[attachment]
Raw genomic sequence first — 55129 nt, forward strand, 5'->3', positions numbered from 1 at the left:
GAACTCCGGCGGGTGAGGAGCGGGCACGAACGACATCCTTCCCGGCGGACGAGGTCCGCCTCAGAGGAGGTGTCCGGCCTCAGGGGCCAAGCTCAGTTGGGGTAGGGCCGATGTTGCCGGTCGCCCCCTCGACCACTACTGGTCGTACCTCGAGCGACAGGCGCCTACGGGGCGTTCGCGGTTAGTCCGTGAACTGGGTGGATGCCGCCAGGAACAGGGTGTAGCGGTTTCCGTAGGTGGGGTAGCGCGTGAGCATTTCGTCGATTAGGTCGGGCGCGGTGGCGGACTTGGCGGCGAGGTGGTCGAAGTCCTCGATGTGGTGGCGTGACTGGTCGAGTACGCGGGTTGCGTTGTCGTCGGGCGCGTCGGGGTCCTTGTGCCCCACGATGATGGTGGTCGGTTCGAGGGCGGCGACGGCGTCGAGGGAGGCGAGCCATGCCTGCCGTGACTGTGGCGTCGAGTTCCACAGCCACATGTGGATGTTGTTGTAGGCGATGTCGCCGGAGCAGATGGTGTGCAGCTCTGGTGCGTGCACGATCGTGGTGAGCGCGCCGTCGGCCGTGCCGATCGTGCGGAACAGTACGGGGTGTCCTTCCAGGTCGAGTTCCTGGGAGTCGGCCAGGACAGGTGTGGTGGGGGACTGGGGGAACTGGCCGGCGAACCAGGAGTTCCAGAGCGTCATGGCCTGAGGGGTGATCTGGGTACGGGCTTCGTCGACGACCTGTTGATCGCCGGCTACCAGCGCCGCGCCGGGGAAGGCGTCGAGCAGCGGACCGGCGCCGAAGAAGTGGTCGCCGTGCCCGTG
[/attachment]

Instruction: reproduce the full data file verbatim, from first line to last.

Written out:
Raw genomic sequence first — 55129 nt, forward strand, 5'->3', positions numbered from 1 at the left:
GAACTCCGGCGGGTGAGGAGCGGGCACGAACGACATCCTTCCCGGCGGACGAGGTCCGCCTCAGAGGAGGTGTCCGGCCTCAGGGGCCAAGCTCAGTTGGGGTAGGGCCGATGTTGCCGGTCGCCCCCTCGACCACTACTGGTCGTACCTCGAGCGACAGGCGCCTACGGGGCGTTCGCGGTTAGTCCGTGAACTGGGTGGATGCCGCCAGGAACAGGGTGTAGCGGTTTCCGTAGGTGGGGTAGCGCGTGAGCATTTCGTCGATTAGGTCGGGCGCGGTGGCGGACTTGGCGGCGAGGTGGTCGAAGTCCTCGATGTGGTGGCGTGACTGGTCGAGTACGCGGGTTGCGTTGTCGTCGGGCGCGTCGGGGTCCTTGTGCCCCACGATGATGGTGGTCGGTTCGAGGGCGGCGACGGCGTCGAGGGAGGCGAGCCATGCCTGCCGTGACTGTGGCGTCGAGTTCCACAGCCACATGTGGATGTTGTTGTAGGCGATGTCGCCGGAGCAGATGGTGTGCAGCTCTGGTGCGTGCACGATCGTGGTGAGCGCGCCGTCGGCCGTGCCGATCGTGCGGAACAGTACGGGGTGTCCTTCCAGGTCGAGTTCCTGGGAGTCGGCCAGGACAGGTGTGGTGGGGGACTGGGGGAACTGGCCGGCGAACCAGGAGTTCCAGAGCGTCATGGCCTGAGGGGTGATCTGGGTACGGGCTTCGTCGACGACCTGTTGATCGCCGGCTACCAGCGCCGCGCCGGGGAAGGCGTCGAGCAGCGGACCGGCGCCGAAGAAGTGGTCGCCGTGCCCGTG